Manitoba First Nations Statement on the Importance of Treaty Relationships Following the Coronation of His Majesty King Charles III

May 10, 2023


London, England – The Assembly of Manitoba Chiefs (AMC), Manitoba Keewatinowi Okimakanak (MKO), Anishininew Okimawin (AO), and Southern Chiefs’ Organization (SCO), and the Assembly of First Nations (AFN) Manitoba Regional Office released the following statement on the importance of First Nations Treaty Relationships following the Coronation of his Majesty King Charles III in London, England.

“As leaders and citizens of the First Nations in Manitoba, Canada, which have entered into Treaty No. 1, Treaty No. 2, Treaty No. 3, Treaty No. 4, Treaty No. 5, Treaty No. 6 and Treaty No. 10, we have gathered here in London, England, to reinforce the future of our Treaty relationships with His Majesty King Charles III,” says AMC Grand Chief Cathy Merrick. “As Treaty Nations, we are here to remind His Majesty King Charles III of the Treaty promises of the Crown and of our Treaty rights in order to recognize, fulfill and give life to our Treaty relationship.”

In 1763, the Royal Proclamation made it a Crown policy to reconcile our Indigenous title before opening lands to settlement. The Treaty process recognized First Nations’ status as sovereign Nations and as the rightful stewards and title holders to the lands our Nations continued to use and occupy since time immemorial, before the first arrival of Europeans.

MKO Grand Chief Garrison Settee said, “Treaties are foundational agreements to protect land, people, custom and sovereignty. Before the Treaty was made, our ancestors would not allow a person who was not from our nations or territory to step out of their canoe unless we had provided our consent. According to our Customary Law, persons must announce themselves and request permission before stepping onto our lands or travelling through our territories.”

Today, the First Nations Leadership Delegation in London, England, extended an invitation to His Majesty King Charles III to visit the First Nations in Manitoba through the office of the High Commissioner.

When we were gathered, Nation-to-Nation, in the Treaty circles, the ancestors of His Majesty King Charles III described the meaning and promises of the Treaty by using spiritual terms of the greatest importance to our ancestors. Together, with all the Treaty promises of the Crown, the ancestors of our Nations accepted the requests of the ancestors of His Majesty King Charles III for consent to enter our territories.

AO Grand Chief Scott Harper said, “The Customary Laws of adoption are very important to us. When we entered into a Treaty with another Indigenous Nation, we adopted each of the families of that Nation as our own. When we adopt a person or a whole family under the Customary Law, we become responsible for the protection and well-being of that person or family, and everyone becomes a relation of the other. The Treaties form this bond and this relationship between the Crown and our Nations.”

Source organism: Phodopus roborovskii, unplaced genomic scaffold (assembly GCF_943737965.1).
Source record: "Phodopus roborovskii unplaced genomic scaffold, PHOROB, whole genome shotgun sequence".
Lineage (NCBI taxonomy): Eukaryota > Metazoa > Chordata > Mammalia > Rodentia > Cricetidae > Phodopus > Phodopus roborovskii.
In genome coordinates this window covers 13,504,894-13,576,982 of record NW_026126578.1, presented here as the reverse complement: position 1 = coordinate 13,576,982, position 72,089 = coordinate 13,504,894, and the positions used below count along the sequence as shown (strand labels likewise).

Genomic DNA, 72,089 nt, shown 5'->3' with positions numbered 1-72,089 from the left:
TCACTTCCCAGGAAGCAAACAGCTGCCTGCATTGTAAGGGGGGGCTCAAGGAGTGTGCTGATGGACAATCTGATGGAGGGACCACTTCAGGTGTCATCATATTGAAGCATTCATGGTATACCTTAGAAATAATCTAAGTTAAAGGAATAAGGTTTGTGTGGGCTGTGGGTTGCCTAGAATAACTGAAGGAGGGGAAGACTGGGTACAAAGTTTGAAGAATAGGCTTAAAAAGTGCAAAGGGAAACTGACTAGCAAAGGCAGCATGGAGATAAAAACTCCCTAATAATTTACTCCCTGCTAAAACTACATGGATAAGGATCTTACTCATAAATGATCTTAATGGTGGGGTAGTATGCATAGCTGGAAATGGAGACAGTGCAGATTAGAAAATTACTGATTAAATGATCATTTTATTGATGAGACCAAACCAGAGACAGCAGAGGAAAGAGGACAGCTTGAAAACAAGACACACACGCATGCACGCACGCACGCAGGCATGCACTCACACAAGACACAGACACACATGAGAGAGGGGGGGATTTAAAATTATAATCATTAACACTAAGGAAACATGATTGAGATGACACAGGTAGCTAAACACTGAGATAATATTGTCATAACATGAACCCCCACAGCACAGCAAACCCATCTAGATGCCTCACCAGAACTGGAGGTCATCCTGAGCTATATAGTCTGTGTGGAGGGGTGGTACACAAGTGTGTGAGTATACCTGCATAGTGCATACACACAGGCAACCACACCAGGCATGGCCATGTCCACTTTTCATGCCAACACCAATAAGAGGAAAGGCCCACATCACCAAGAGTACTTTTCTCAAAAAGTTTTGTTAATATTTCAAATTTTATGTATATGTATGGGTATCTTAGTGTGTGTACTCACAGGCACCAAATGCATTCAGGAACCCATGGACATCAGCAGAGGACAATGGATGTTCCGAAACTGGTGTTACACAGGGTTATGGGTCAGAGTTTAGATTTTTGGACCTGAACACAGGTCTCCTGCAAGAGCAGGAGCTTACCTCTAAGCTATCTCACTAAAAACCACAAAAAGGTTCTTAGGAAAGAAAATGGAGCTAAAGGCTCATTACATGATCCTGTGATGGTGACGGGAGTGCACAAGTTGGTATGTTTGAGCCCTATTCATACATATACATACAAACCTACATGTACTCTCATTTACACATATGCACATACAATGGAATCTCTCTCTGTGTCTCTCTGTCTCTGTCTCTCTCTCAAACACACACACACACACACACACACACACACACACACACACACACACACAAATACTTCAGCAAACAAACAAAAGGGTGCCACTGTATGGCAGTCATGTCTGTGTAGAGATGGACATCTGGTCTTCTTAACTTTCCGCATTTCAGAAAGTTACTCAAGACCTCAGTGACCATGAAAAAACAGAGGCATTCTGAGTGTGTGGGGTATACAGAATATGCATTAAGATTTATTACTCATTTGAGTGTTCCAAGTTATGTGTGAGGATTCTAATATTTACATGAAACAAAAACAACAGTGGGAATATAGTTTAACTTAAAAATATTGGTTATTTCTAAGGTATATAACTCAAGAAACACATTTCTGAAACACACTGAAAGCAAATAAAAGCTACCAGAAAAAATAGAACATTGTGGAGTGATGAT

SCO Grand Chief Jerry Daniels said, “The promises of all the Treaties signed in Manitoba reflect a sacred and perpetual commitment to Nation-building between the Treaty Nations and His Majesty the King and his successors. As Treaty Nations, we are here to remind His Majesty King Charles III of the Treaty promises of the Crown and of our Treaty rights in order to recognize, fulfill and give life to our Treaty relationship.”

“This journey was important to make as my ancestor, Chief Richard Woodhouse signed Treaty No.2 on behalf of his people to form an enduring relationship between the Anishinaabe peoples and Great Britain represented by Queen Victoria, the ancestor of King Charles. Our relationship with the British Crown has always been of importance to our people as these Treaties are international in nature. We have always believed in the spirit and intent of these Treaties. They stand for peace and friendship, and co-sharing of the lands and resources. Unfortunately, there is much unfinished business that remains with Canada on the implementation of these nation-to-nation agreements. This historic moment was an opportunity to reflect on what we can do next to restore peaceful, respectful relations and advance reconciliation and to find true meaning to that relationship, so we ensure First Nations are treated as nations and equal Treaty partners that benefit and thrive from the richness of our lands,” concluded AFN Regional Chief Cindy Woodhouse.

Today, the Treaties continue to bind our Nations in peace and friendship in perpetuity “for as long as the sun shines and the grass grows, and the waters flow.”

For more information, please contact:

Assembly of Manitoba Chiefs

Southern Chiefs’ Organization

Manitoba Keewatinowi Okimakanak

Anishininew Okimawin